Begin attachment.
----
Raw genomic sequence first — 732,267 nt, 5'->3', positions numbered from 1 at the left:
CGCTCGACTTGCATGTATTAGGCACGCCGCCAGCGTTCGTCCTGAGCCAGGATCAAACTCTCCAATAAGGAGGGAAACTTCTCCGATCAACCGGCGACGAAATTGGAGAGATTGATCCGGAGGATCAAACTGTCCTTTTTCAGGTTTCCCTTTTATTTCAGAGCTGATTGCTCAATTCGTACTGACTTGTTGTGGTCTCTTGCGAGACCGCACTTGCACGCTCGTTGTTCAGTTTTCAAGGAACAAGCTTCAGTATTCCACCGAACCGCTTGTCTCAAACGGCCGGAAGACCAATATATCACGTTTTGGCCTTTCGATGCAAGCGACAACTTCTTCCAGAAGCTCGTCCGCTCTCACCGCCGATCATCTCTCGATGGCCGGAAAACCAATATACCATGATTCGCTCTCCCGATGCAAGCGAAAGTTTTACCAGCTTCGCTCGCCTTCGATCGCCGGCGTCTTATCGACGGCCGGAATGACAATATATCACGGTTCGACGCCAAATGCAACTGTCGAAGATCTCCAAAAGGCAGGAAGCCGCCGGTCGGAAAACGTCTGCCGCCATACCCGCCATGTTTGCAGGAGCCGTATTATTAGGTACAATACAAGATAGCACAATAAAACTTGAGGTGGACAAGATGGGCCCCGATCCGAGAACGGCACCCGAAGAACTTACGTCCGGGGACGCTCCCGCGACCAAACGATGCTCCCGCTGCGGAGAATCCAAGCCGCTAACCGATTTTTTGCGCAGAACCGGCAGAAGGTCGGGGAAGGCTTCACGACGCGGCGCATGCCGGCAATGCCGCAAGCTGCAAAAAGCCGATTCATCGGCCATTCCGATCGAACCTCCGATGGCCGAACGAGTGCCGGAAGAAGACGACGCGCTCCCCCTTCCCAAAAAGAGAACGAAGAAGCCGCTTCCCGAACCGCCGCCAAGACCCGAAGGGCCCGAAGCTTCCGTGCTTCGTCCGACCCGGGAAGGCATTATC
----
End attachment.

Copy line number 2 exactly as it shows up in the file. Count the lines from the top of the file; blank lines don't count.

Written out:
CGCTCGACTTGCATGTATTAGGCACGCCGCCAGCGTTCGTCCTGAGCCAGGATCAAACTCTCCAATAAGGAGGGAAACTTCTCCGATCAACCGGCGACGAAATTGGAGAGATTGATCCGGAGGATCAAACTGTCCTTTTTCAGGTTTCCCTTTTATTTCAGAGCTGATTGCTCAATTCGTACTGACTTGTTGTGGTCTCTTGCGAGACCGCACTTGCACGCTCGTTGTTCAGTTTTCAAGGAACAAGCTTCAGTATTCCACCGAACCGCTTGTCTCAAACGGCCGGAAGACCAATATATCACGTTTTGGCCTTTCGATGCAAGCGACAACTTCTTCCAGAAGCTCGTCCGCTCTCACCGCCGATCATCTCTCGATGGCCGGAAAACCAATATACCATGATTCGCTCTCCCGATGCAAGCGAAAGTTTTACCAGCTTCGCTCGCCTTCGATCGCCGGCGTCTTATCGACGGCCGGAATGACAATATATCACGGTTCGACGCCAAATGCAACTGTCGAAGATCTCCAAAAGGCAGGAAGCCGCCGGTCGGAAAACGTCTGCCGCCATACCCGCCATGTTTGCAGGAGCCGTATTATTAGGTACAATACAAGATAGCACAATAAAACTTGAGGTGGACAAGATGGGCCCCGATCCGAGAACGGCACCCGAAGAACTTACGTCCGGGGACGCTCCCGCGACCAAACGATGCTCCCGCTGCGGAGAATCCAAGCCGCTAACCGATTTTTTGCGCAGAACCGGCAGAAGGTCGGGGAAGGCTTCACGACGCGGCGCATGCCGGCAATGCCGCAAGCTGCAAAAAGCCGATTCATCGGCCATTCCGATCGAACCTCCGATGGCCGAACGAGTGCCGGAAGAAGACGACGCGCTCCCCCTTCCCAAAAAGAGAACGAAGAAGCCGCTTCCCGAACCGCCGCCAAGACCCGAAGGGCCCGAAGCTTCCGTGCTTCGTCCGACCCGGGAAGGCATTATC